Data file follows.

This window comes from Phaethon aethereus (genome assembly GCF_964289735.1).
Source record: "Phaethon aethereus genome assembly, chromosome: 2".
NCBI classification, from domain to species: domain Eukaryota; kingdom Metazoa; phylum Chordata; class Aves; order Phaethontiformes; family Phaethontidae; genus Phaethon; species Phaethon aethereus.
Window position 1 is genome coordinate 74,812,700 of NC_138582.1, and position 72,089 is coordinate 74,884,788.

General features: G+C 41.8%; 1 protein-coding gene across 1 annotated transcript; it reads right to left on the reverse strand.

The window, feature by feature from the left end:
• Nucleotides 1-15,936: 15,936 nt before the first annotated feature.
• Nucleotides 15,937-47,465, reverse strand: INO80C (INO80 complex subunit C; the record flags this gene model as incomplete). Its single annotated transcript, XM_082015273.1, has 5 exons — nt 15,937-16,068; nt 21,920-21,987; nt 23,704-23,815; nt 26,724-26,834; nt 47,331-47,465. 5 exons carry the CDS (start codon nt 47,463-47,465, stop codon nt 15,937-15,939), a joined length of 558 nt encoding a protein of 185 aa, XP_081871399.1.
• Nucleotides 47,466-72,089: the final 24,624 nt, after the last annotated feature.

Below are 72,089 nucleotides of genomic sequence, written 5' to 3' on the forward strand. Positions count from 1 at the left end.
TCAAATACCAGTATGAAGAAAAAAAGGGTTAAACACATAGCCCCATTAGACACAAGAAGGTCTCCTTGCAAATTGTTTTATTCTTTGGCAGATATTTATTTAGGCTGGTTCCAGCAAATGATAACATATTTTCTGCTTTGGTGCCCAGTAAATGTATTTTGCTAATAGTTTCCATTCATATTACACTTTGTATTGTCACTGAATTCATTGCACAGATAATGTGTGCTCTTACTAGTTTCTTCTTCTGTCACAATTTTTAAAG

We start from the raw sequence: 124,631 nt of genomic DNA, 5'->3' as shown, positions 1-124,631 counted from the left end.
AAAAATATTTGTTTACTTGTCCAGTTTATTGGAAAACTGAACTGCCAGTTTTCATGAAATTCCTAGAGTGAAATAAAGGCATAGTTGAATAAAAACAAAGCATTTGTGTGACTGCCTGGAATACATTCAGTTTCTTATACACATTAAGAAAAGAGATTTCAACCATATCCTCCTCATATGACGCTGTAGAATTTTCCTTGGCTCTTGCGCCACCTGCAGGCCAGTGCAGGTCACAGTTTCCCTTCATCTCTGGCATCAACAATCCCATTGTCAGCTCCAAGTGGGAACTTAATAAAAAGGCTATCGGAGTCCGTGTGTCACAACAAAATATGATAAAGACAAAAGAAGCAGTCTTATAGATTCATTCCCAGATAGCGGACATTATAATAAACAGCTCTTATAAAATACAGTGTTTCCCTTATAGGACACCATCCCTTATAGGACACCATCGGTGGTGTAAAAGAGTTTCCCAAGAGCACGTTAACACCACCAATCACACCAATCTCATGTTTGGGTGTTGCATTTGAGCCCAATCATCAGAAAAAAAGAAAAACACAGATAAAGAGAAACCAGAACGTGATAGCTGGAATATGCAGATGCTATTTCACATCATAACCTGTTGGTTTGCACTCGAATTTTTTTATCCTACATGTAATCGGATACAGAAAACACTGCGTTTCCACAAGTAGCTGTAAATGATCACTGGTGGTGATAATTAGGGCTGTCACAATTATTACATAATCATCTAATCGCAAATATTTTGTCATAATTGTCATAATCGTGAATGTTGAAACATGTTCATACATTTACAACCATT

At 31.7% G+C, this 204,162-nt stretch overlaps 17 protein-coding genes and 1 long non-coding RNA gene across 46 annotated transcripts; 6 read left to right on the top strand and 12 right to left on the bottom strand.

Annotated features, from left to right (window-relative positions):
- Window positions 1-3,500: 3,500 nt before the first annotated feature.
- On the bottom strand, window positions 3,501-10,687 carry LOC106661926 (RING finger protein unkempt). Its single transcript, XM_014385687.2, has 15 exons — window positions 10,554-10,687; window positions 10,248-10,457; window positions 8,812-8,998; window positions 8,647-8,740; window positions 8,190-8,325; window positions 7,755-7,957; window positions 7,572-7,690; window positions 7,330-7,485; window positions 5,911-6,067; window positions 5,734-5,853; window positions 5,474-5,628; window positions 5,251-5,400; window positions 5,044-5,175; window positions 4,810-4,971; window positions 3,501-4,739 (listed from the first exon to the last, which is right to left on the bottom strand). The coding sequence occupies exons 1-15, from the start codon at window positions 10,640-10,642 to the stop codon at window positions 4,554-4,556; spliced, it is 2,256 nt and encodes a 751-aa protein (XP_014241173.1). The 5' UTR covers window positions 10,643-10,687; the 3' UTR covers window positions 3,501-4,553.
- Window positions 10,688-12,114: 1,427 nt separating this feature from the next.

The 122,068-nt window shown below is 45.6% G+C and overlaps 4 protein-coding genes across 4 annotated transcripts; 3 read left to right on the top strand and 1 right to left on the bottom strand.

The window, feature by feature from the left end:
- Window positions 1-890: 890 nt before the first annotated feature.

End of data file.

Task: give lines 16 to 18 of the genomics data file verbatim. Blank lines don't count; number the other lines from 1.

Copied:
- Window positions 1-3,500: 3,500 nt before the first annotated feature.
- On the bottom strand, window positions 3,501-10,687 carry LOC106661926 (RING finger protein unkempt). Its single transcript, XM_014385687.2, has 15 exons — window positions 10,554-10,687; window positions 10,248-10,457; window positions 8,812-8,998; window positions 8,647-8,740; window positions 8,190-8,325; window positions 7,755-7,957; window positions 7,572-7,690; window positions 7,330-7,485; window positions 5,911-6,067; window positions 5,734-5,853; window positions 5,474-5,628; window positions 5,251-5,400; window positions 5,044-5,175; window positions 4,810-4,971; window positions 3,501-4,739 (listed from the first exon to the last, which is right to left on the bottom strand). The coding sequence occupies exons 1-15, from the start codon at window positions 10,640-10,642 to the stop codon at window positions 4,554-4,556; spliced, it is 2,256 nt and encodes a 751-aa protein (XP_014241173.1). The 5' UTR covers window positions 10,643-10,687; the 3' UTR covers window positions 3,501-4,553.
- Window positions 10,688-12,114: 1,427 nt separating this feature from the next.